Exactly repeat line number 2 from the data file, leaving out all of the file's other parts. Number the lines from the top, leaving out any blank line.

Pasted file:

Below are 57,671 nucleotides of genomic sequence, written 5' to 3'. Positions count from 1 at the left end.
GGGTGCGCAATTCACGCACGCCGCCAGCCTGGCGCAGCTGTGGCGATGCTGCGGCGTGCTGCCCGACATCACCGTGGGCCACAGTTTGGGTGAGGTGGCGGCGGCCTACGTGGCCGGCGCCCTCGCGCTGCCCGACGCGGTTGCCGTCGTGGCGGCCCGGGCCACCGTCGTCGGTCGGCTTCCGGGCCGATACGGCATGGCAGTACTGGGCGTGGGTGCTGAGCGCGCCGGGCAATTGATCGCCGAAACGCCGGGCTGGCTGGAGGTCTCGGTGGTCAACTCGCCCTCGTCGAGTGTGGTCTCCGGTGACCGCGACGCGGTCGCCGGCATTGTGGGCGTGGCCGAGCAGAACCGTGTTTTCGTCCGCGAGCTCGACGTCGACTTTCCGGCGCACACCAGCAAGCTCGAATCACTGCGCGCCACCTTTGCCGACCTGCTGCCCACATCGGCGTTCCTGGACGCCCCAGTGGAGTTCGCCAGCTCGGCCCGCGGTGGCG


GGGTGCGCAATTCACGCACGCCGCCAGCCTGGCGCAGCTGTGGCGATGCTGCGGCGTGCTGCCCGACATCACCGTGGGCCACAGTTTGGGTGAGGTGGCGGCGGCCTACGTGGCCGGCGCCCTCGCGCTGCCCGACGCGGTTGCCGTCGTGGCGGCCCGGGCCACCGTCGTCGGTCGGCTTCCGGGCCGATACGGCATGGCAGTACTGGGCGTGGGTGCTGAGCGCGCCGGGCAATTGATCGCCGAAACGCCGGGCTGGCTGGAGGTCTCGGTGGTCAACTCGCCCTCGTCGAGTGTGGTCTCCGGTGACCGCGACGCGGTCGCCGGCATTGTGGGCGTGGCCGAGCAGAACCGTGTTTTCGTCCGCGAGCTCGACGTCGACTTTCCGGCGCACACCAGCAAGCTCGAATCACTGCGCGCCACCTTTGCCGACCTGCTGCCCACATCGGCGTTCCTGGACGCCCCAGTGGAGTTCGCCAGCTCGGCCCGCGGTGGCG